The Flint, Mich., water crisis resulted in charges Wednesday against former Michigan Gov. Rick Snyder, who is now facing two counts of willful neglect of duty.
The misdemeanor charges carry a punishment of up to $1,000 and up to one year in prison. They come almost seven years after the city of Flint began taking in water from the Flint River in an attempt to save money. The water wasn't properly treated, and it corroded the city's aging pipes, causing lead to leach into the drinking water. More than 100,000 Flint residents were exposed to unsafe levels of lead.
During an arraignment Thursday, Snyder pleaded not guilty to the charges. Several additional officials are also facing charges over their alleged roles in the crisis, including the state's former health director and Flint's former director of public works.
The charges drew mixed reactions from people who have been working to help the city deal with the crisis and its aftermath.
"Accountability is great, but even with accountability, even if Rick Snyder was behind bars for a significant amount of time, that still doesn't compensate for the generations of irreversible damage that is and will continue to happen with residents," said LaTricea Adams, who heads Black Millennials For Flint, which advocates for the rights of Flint residents still dealing with the effects of the water crisis.
Mona Hanna-Attisha, a pediatrician who was among the first to raise a red flag over the contamination, said in an interview with NPR's Morning Edition that "having some level of justice is like a salve. It helps those wounds finally close, and it helps the city and the people move on and recover."
Years ago, Hanna-Attisha began noticing that her young patients in Flint were showing twice the normal amount of lead in their blood following the change in the water supply. She called a press conference in September 2015 and warned residents, especially children, to stop drinking the water.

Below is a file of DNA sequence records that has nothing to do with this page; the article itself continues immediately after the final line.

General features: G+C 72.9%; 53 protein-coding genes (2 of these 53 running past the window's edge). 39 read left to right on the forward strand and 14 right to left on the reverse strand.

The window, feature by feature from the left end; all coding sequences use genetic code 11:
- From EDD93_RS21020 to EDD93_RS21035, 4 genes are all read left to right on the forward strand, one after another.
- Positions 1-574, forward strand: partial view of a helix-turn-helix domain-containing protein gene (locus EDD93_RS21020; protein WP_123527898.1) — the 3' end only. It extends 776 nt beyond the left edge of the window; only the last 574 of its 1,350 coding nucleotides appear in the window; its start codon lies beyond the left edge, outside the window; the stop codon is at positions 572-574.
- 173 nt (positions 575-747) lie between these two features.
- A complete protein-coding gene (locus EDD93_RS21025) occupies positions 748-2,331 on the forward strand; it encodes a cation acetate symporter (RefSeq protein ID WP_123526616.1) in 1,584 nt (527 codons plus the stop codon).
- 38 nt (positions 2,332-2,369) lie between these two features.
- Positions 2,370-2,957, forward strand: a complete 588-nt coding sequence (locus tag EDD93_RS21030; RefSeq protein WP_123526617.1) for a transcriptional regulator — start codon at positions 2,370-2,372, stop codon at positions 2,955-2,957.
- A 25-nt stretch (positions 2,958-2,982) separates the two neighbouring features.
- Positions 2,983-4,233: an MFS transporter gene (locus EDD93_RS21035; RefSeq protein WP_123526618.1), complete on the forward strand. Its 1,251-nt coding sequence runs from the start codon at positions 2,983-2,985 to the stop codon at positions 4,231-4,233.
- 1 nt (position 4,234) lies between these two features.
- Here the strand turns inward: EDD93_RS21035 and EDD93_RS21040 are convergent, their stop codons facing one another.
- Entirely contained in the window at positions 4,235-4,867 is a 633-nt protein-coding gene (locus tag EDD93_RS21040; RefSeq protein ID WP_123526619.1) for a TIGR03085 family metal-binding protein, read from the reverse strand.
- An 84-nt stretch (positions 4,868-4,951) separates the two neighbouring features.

More than five years later, Hanna-Attisha is now the director of Flint's pediatric public health initiative. She is also the author of What the Eyes Don't See, a book about her experiences in the crisis.
Below are highlights of the interview, edited for length and clarity:
Can I ask you to take us back to that moment when you started to realize something was wrong. What was going through your mind?
It was the summer of 2015. I was actually with a high school girlfriend who, of all things, had become a drinking water expert. And she told me in my house at a last-minute barbecue that "Mona, the water isn't being treated properly in Flint. And because of that, there's probably lead in the water." And that's the moment that my life changed. When I heard the word lead, it was a call to action. I respect the science of what lead does. I understand it's a potent, irreversible neurotoxin. And I also understand that lead's a form of environmental racism. It's the last thing our kids in Flint needed. That's the moment I stopped sleeping, I stopped eating, I lost about 30 pounds. And I began this quest to find out if that lead was getting into the bodies of our children.
What do you make of these charges now?